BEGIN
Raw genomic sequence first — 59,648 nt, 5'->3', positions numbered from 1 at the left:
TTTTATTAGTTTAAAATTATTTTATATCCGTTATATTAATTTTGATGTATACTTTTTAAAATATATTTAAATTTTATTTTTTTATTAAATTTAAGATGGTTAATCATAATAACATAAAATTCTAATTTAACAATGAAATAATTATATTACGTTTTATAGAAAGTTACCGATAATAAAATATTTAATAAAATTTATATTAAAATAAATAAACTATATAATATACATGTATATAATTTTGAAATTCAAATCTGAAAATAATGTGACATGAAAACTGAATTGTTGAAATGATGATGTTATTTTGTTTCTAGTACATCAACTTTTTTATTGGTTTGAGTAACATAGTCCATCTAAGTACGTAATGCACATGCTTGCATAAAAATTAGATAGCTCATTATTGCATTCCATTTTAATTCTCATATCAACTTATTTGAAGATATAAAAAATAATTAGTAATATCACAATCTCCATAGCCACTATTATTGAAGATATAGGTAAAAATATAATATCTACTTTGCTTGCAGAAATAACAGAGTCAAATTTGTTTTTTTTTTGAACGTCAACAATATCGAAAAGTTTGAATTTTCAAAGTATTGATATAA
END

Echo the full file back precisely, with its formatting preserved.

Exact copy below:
Raw genomic sequence first — 59,648 nt, 5'->3', positions numbered from 1 at the left:
TTTTATTAGTTTAAAATTATTTTATATCCGTTATATTAATTTTGATGTATACTTTTTAAAATATATTTAAATTTTATTTTTTTATTAAATTTAAGATGGTTAATCATAATAACATAAAATTCTAATTTAACAATGAAATAATTATATTACGTTTTATAGAAAGTTACCGATAATAAAATATTTAATAAAATTTATATTAAAATAAATAAACTATATAATATACATGTATATAATTTTGAAATTCAAATCTGAAAATAATGTGACATGAAAACTGAATTGTTGAAATGATGATGTTATTTTGTTTCTAGTACATCAACTTTTTTATTGGTTTGAGTAACATAGTCCATCTAAGTACGTAATGCACATGCTTGCATAAAAATTAGATAGCTCATTATTGCATTCCATTTTAATTCTCATATCAACTTATTTGAAGATATAAAAAATAATTAGTAATATCACAATCTCCATAGCCACTATTATTGAAGATATAGGTAAAAATATAATATCTACTTTGCTTGCAGAAATAACAGAGTCAAATTTGTTTTTTTTTTGAACGTCAACAATATCGAAAAGTTTGAATTTTCAAAGTATTGATATAA